The University of North Texas Health Science Center at Fort Worth has launched a first-of-its-kind free lifestyle medicine for teens microcredential for high school students that was developed to encourage students to create science-backed healthy habits at a young age.
“Lifestyle medicine is crucial as the majority of health care spending in the U.S. is attributed to treating conditions caused by unhealthy lifestyle choices,” Dr. Teresa Wagner, an HSC assistant professor in the Department of Personalized Health and Well-Being and interim director of SaferCare Texas, HSC’s patient safety-focused department, said in a statement. “These conditions include heart disease, high blood pressure, obesity, Type 2 diabetes, stroke and certain types of cancer, all of which can be prevented with lifestyle medicine.”
The HSC said that in the 20-hour, self-paced course, students learn about the core concepts of lifestyle medicine: a whole-food, plant-based diet; regular physical activity; restorative sleep; stress management; avoidance of risky substances; and positive social connection to achieve optimal health and prevent chronic disease.
The HSC said this approach can prevent these diseases from occurring by focusing on building healthy habits. Lifestyle medicine can operate at all three levels of public health intervention — preventing, treating, and even reversing these conditions, the HSC said.
It all started with a high school student’s project
The center said that the microcredential’s creation is the result of a unique collaboration between Wagner; Aravind Venkatachalam, who recently graduated from high school, and Dr. Beth Frates, president of the American College of Lifestyle Medicine.
They began working together in fall 2020, when Venkatachalam was a high school sophomore in Frisco, HSC said. Venkatachalam created an online program to educate fellow teenagers on healthy lifestyle choices as part of a state health competition.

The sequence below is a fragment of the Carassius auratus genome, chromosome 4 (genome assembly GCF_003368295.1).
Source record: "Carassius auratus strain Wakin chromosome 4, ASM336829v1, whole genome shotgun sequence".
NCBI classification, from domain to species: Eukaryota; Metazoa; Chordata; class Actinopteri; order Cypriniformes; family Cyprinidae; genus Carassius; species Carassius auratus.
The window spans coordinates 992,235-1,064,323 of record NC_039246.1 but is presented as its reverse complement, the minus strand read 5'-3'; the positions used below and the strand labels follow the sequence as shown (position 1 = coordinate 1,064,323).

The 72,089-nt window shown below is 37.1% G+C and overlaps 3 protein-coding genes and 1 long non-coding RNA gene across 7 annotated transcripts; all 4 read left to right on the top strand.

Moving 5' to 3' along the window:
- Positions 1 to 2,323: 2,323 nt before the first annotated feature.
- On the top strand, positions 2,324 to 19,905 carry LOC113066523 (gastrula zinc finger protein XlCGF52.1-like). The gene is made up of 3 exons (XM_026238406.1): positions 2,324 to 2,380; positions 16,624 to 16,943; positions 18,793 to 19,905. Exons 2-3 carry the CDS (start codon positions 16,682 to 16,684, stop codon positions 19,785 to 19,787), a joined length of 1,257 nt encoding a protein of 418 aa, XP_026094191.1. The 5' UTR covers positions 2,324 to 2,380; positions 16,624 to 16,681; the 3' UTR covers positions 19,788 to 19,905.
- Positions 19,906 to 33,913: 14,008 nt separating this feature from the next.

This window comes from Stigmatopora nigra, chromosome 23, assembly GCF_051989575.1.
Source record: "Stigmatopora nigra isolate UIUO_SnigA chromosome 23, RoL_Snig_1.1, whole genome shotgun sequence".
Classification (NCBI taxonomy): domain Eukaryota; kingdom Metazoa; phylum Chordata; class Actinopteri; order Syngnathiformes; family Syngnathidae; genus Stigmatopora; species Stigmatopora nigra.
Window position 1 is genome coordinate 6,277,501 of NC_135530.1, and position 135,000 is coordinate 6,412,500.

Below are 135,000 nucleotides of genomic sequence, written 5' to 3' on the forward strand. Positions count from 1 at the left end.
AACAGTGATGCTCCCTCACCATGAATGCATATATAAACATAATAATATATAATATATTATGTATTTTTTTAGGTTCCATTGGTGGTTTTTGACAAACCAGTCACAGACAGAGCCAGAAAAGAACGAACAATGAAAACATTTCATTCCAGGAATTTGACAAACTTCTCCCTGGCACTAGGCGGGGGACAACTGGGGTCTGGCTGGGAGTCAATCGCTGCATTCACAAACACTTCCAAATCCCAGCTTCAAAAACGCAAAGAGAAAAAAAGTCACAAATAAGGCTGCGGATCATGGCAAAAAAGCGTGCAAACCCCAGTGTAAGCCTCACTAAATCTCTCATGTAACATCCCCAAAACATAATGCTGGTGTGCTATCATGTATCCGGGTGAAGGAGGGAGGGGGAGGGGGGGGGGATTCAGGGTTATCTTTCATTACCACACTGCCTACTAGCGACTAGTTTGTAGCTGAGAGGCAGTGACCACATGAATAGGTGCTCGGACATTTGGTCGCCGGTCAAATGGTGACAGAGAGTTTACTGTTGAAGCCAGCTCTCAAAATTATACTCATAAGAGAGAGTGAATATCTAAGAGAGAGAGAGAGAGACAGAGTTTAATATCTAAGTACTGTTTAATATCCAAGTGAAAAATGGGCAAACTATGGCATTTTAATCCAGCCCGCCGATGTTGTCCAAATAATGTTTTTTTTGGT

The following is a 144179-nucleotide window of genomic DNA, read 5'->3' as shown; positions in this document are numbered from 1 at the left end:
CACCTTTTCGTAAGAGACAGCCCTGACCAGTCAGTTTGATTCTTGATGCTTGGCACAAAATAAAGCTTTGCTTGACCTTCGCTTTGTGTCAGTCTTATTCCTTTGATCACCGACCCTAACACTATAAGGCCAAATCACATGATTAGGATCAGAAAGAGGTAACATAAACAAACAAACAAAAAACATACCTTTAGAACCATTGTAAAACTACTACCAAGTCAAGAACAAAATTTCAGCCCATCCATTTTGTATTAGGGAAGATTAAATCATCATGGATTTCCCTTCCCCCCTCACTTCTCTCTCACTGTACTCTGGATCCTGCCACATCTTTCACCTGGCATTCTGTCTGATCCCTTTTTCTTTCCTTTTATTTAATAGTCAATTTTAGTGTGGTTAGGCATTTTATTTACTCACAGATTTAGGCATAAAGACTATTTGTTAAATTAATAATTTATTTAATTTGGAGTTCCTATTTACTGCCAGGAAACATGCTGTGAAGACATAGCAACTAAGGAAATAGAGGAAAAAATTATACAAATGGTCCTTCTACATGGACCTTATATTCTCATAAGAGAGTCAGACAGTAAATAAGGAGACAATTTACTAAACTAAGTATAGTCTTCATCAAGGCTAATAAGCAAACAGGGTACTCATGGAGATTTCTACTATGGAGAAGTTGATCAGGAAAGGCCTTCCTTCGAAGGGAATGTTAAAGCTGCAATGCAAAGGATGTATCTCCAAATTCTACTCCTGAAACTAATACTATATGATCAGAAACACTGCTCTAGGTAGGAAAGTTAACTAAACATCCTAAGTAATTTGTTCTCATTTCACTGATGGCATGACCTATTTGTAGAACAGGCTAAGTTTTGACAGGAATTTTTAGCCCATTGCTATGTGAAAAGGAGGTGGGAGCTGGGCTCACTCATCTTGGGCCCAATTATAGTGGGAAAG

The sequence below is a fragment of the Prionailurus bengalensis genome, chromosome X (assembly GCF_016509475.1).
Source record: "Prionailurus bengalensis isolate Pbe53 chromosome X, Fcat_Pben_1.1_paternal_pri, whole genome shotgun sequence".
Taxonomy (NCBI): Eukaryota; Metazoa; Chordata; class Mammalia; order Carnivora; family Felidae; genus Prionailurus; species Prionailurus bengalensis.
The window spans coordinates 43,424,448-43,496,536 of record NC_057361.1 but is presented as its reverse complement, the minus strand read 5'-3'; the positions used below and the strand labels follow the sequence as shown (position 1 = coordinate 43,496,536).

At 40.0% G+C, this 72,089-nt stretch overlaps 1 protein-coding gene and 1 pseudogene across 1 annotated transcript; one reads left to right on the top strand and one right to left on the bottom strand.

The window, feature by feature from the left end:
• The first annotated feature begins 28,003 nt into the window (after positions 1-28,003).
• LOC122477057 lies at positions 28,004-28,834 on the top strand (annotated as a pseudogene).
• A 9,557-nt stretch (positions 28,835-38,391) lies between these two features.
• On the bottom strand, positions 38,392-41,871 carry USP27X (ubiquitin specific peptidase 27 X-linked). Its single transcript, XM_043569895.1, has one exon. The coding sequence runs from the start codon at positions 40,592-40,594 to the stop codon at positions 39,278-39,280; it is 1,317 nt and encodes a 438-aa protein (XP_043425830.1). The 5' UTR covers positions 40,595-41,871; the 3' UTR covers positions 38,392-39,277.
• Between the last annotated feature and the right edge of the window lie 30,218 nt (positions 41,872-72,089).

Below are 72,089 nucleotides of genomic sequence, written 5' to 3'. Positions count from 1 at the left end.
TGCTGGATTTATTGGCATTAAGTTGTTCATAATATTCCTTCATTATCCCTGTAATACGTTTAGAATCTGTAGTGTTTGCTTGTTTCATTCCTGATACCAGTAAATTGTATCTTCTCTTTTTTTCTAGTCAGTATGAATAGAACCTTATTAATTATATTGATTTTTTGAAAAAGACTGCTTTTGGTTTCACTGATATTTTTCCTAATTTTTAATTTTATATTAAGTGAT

He reached out to Wagner for advice on how to formalize the approach, and she posed the idea of creating a microcredential.
“Microcredentials are highly accessible to students of varying backgrounds and locations,” Wagner said. “And there is the added benefit of providing a substantive certificate to document their efforts as they apply for college.”
Wagner said that addressing health equity is a big part of the course.
“Lifestyle medicine education cannot just be available to more privileged students, Wagner said. “It must also be available to students from under-resourced communities where health disparities are common.”
Frates’ framework for the course
HSC said the while researching for course materials, Venkatachalam came across the “Teen Lifestyle Medicine Handbook: The Power of Healthy Living” written by Frates. Wagner contacted Frates for permission to use the book’s content in the microcredential coursework, and she enthusiastically agreed, HSC said.
“Dr. Frates agreeing to help and sharing her handbook was a huge breakthrough,” Venkatachalam said. “That’s what I used, from top to bottom, to build the microcredential course because the information was so well researched and presented.”
According to the HSC, to qualify to take the microcredential, a student should be enrolled in a high school — public, private or home-based — and must have attended school for at least 90% of the time during the fall or spring semester before the application date.
Also, the student should have a good academic record, show an interest in lifestyle health, and be willing and dedicated to participating in all training activities, the center said.
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